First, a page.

Maybe someone on here to clear up why this is and why it’s not clinically significant what your starting place is?
I think everyone has different coping styles ingrained in them. Some people react to the diagnosis by deep diving into every scientific paper they can access on the internet. Others gather all the informational brochures their local leukemia institution offer, or sign up for support groups. Others focus their attention completely away and expend all energy in "getting on with life." Some people tell everyone in their family, social circle and work. Others tell almost no one. It's all good. If you're trusting of your doctor, that's a really good feeling. So, I'd say, just keep on keeping on with your own style. I will say that most of us eventually start getting curious (or worried) and start asking questions. The key will be if your doctor can keep up with your differing needs to know. And, of course, there are a lot of people on here who can answer stuff, too.
Very nice summary Kat!
Lisa - Early in disease treatment (first 6-12 months), one of the most important numbers to monitor is FISH, which measures actual CML cells under the microscope and is the single most important prognosticator for treatment success. Fish usually starts out at 100% at diagnosis meaning all cells looked at under the microscope are CML cells. As treatment succeeds, these cells are replaced with your normal myeloid blood cells and FISH drops eventually to zero. It usually takes 12-18 months for this to occur, many are much faster, some slower, but reaching FISH = zero is the single most important milestone in terms of CML survival (called cytogenetic remission) - and many, many, many patients reach this milestone leading to treatment success of over 95% survival - and the 5% who don't make it usually died of something else (co-morbidity), not CML.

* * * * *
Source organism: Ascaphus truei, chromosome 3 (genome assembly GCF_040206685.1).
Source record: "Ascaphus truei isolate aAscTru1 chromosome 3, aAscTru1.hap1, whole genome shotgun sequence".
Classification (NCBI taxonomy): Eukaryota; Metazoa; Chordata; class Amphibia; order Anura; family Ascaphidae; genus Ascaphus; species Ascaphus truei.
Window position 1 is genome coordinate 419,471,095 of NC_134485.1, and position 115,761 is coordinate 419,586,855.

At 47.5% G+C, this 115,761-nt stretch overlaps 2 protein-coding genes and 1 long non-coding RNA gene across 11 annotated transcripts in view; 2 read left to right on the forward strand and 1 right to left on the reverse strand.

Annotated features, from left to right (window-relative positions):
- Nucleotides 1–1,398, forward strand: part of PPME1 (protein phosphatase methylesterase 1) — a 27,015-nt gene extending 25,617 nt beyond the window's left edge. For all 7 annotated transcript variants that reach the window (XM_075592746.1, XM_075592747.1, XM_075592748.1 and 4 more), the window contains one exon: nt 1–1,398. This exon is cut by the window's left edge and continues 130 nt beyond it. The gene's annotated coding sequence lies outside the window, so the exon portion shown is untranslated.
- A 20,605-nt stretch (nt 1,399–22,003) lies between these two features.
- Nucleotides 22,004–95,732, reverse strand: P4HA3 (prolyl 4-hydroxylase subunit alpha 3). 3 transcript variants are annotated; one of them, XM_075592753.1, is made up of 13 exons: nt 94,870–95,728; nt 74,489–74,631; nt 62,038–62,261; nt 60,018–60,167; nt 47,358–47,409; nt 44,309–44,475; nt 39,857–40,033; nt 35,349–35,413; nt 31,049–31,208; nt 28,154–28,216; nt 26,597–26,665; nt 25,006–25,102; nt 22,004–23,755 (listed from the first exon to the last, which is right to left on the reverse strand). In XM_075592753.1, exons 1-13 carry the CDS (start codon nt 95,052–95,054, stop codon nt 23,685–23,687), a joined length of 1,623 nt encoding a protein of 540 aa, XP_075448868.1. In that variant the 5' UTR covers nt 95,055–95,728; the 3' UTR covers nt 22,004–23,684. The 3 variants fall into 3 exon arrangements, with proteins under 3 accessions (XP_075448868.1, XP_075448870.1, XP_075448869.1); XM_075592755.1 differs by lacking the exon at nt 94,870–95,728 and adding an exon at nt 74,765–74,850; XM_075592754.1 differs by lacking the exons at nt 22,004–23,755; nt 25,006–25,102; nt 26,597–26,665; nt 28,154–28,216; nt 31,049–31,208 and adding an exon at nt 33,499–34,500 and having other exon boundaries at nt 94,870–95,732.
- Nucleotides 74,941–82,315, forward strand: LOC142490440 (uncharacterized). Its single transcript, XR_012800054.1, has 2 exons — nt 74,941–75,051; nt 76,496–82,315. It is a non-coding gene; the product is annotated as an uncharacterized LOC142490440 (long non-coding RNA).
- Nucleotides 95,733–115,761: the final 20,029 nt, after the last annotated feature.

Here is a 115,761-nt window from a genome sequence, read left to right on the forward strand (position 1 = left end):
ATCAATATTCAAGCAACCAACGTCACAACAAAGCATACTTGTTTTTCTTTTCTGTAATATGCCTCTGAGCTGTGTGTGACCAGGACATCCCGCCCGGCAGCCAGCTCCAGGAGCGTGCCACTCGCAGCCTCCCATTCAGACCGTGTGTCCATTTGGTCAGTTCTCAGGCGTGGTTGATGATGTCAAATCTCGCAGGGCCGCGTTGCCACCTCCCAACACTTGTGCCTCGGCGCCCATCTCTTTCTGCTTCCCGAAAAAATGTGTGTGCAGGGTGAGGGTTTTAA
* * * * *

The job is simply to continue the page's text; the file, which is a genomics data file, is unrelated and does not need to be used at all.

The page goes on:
Ask your doctor what your FISH level is. If he is relying only on PCR (bcr-abl percentage) and there is no FISH data, then bcr-abl around 1% is an approximate target for cytogenetic remission. bcr-abl does not measure actual cells, but is an excellent molecular measure of CML activity when CML cells are no longer visible. Regular monitoring of bcr-abl (PCR) serves as a canary in the mine-shaft - establishing trends on how well your treatment is succeeding and giving you early warning if treatment response is lost (for which there are other drugs!) long before any symptoms of disease return.
I often tell CML patients I know, you will never die of CML - it was caught. It was caught in chronic phase and that is the good news regarding the disease.
The challenge is to monitor treatment success, adjust for your own personal situation (side effects management) and ask questions of your doctor or on this forum. Over time, you will learn a great deal as Kat pointed out.
.... by the way, my coping with CML in the early days was to deep dive every scientific paper I could get my hands on as per Kat above - whether from the Internet or medical school library! Through learning, I came to understand CML. And there is much known now that wasn't just 20 years ago. CML is one of the few cancers, the medical community has developed miracle drugs to enable us to lead normal lives and in some cases - live treatment free. You will be in good hands.